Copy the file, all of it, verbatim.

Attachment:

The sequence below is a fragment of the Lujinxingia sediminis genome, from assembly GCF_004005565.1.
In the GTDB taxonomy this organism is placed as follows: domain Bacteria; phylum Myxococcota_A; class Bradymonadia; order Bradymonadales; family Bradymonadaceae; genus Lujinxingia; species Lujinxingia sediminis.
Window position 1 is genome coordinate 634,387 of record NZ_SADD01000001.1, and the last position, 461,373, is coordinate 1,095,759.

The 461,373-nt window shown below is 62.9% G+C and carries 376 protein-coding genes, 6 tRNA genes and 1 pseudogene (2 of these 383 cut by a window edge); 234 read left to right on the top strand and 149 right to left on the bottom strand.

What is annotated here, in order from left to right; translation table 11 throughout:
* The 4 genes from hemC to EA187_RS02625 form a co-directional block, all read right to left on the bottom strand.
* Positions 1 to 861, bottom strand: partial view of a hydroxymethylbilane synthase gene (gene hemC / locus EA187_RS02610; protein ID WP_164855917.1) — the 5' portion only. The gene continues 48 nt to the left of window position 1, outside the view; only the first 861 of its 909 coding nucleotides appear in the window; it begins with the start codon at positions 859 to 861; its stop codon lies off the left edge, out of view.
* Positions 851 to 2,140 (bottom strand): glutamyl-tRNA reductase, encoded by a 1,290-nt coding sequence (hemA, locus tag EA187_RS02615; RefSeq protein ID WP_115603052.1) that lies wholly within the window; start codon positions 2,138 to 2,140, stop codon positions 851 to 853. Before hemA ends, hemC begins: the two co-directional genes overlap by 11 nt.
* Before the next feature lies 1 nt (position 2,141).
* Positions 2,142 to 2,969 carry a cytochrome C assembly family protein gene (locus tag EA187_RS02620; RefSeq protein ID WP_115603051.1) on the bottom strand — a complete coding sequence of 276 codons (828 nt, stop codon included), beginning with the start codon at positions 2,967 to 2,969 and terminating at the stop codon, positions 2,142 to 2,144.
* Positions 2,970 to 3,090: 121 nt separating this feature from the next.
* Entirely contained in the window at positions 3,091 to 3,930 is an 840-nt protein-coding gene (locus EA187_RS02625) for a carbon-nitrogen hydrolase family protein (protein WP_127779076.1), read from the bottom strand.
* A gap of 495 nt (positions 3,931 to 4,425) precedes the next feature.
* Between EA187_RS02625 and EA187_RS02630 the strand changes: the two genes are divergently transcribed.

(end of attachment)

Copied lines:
The sequence below is a fragment of the Lujinxingia sediminis genome, from assembly GCF_004005565.1.
In the GTDB taxonomy this organism is placed as follows: domain Bacteria; phylum Myxococcota_A; class Bradymonadia; order Bradymonadales; family Bradymonadaceae; genus Lujinxingia; species Lujinxingia sediminis.
Window position 1 is genome coordinate 634,387 of record NZ_SADD01000001.1, and the last position, 461,373, is coordinate 1,095,759.

The 461,373-nt window shown below is 62.9% G+C and carries 376 protein-coding genes, 6 tRNA genes and 1 pseudogene (2 of these 383 cut by a window edge); 234 read left to right on the top strand and 149 right to left on the bottom strand.

What is annotated here, in order from left to right; translation table 11 throughout:
* The 4 genes from hemC to EA187_RS02625 form a co-directional block, all read right to left on the bottom strand.
* Positions 1 to 861, bottom strand: partial view of a hydroxymethylbilane synthase gene (gene hemC / locus EA187_RS02610; protein ID WP_164855917.1) — the 5' portion only. The gene continues 48 nt to the left of window position 1, outside the view; only the first 861 of its 909 coding nucleotides appear in the window; it begins with the start codon at positions 859 to 861; its stop codon lies off the left edge, out of view.
* Positions 851 to 2,140 (bottom strand): glutamyl-tRNA reductase, encoded by a 1,290-nt coding sequence (hemA, locus tag EA187_RS02615; RefSeq protein ID WP_115603052.1) that lies wholly within the window; start codon positions 2,138 to 2,140, stop codon positions 851 to 853. Before hemA ends, hemC begins: the two co-directional genes overlap by 11 nt.
* Before the next feature lies 1 nt (position 2,141).
* Positions 2,142 to 2,969 carry a cytochrome C assembly family protein gene (locus tag EA187_RS02620; RefSeq protein ID WP_115603051.1) on the bottom strand — a complete coding sequence of 276 codons (828 nt, stop codon included), beginning with the start codon at positions 2,967 to 2,969 and terminating at the stop codon, positions 2,142 to 2,144.
* Positions 2,970 to 3,090: 121 nt separating this feature from the next.
* Entirely contained in the window at positions 3,091 to 3,930 is an 840-nt protein-coding gene (locus EA187_RS02625) for a carbon-nitrogen hydrolase family protein (protein WP_127779076.1), read from the bottom strand.
* A gap of 495 nt (positions 3,931 to 4,425) precedes the next feature.
* Between EA187_RS02625 and EA187_RS02630 the strand changes: the two genes are divergently transcribed.